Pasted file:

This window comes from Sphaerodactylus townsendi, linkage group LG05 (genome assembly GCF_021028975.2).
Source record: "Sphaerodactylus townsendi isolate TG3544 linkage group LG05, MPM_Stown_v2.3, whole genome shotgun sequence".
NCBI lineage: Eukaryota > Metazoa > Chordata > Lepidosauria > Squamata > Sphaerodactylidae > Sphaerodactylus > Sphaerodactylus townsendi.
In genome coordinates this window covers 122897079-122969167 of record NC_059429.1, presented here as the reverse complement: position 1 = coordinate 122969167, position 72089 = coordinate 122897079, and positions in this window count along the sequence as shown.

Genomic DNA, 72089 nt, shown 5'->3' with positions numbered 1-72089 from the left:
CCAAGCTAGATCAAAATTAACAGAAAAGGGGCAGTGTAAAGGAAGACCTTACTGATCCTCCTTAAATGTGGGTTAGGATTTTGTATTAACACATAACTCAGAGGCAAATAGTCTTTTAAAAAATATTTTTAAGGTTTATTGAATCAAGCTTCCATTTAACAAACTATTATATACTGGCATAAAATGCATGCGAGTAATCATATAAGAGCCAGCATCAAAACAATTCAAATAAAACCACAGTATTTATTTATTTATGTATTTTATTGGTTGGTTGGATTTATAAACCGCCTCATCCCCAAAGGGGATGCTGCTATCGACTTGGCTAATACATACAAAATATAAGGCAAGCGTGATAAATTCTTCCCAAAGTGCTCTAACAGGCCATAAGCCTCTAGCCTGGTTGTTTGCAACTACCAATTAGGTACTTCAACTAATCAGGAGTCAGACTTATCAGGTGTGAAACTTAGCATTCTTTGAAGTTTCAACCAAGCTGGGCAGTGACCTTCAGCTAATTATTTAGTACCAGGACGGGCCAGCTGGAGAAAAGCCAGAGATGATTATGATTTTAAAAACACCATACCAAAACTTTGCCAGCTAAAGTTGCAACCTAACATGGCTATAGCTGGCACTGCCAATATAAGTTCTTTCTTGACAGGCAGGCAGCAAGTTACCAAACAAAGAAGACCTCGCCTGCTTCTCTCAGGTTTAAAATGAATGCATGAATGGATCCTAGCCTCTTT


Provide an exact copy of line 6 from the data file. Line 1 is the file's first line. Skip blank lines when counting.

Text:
CCAAGCTAGATCAAAATTAACAGAAAAGGGGCAGTGTAAAGGAAGACCTTACTGATCCTCCTTAAATGTGGGTTAGGATTTTGTATTAACACATAACTCAGAGGCAAATAGTCTTTTAAAAAATATTTTTAAGGTTTATTGAATCAAGCTTCCATTTAACAAACTATTATATACTGGCATAAAATGCATGCGAGTAATCATATAAGAGCCAGCATCAAAACAATTCAAATAAAACCACAGTATTTATTTATTTATGTATTTTATTGGTTGGTTGGATTTATAAACCGCCTCATCCCCAAAGGGGATGCTGCTATCGACTTGGCTAATACATACAAAATATAAGGCAAGCGTGATAAATTCTTCCCAAAGTGCTCTAACAGGCCATAAGCCTCTAGCCTGGTTGTTTGCAACTACCAATTAGGTACTTCAACTAATCAGGAGTCAGACTTATCAGGTGTGAAACTTAGCATTCTTTGAAGTTTCAACCAAGCTGGGCAGTGACCTTCAGCTAATTATTTAGTACCAGGACGGGCCAGCTGGAGAAAAGCCAGAGATGATTATGATTTTAAAAACACCATACCAAAACTTTGCCAGCTAAAGTTGCAACCTAACATGGCTATAGCTGGCACTGCCAATATAAGTTCTTTCTTGACAGGCAGGCAGCAAGTTACCAAACAAAGAAGACCTCGCCTGCTTCTCTCAGGTTTAAAATGAATGCATGAATGGATCCTAGCCTCTTT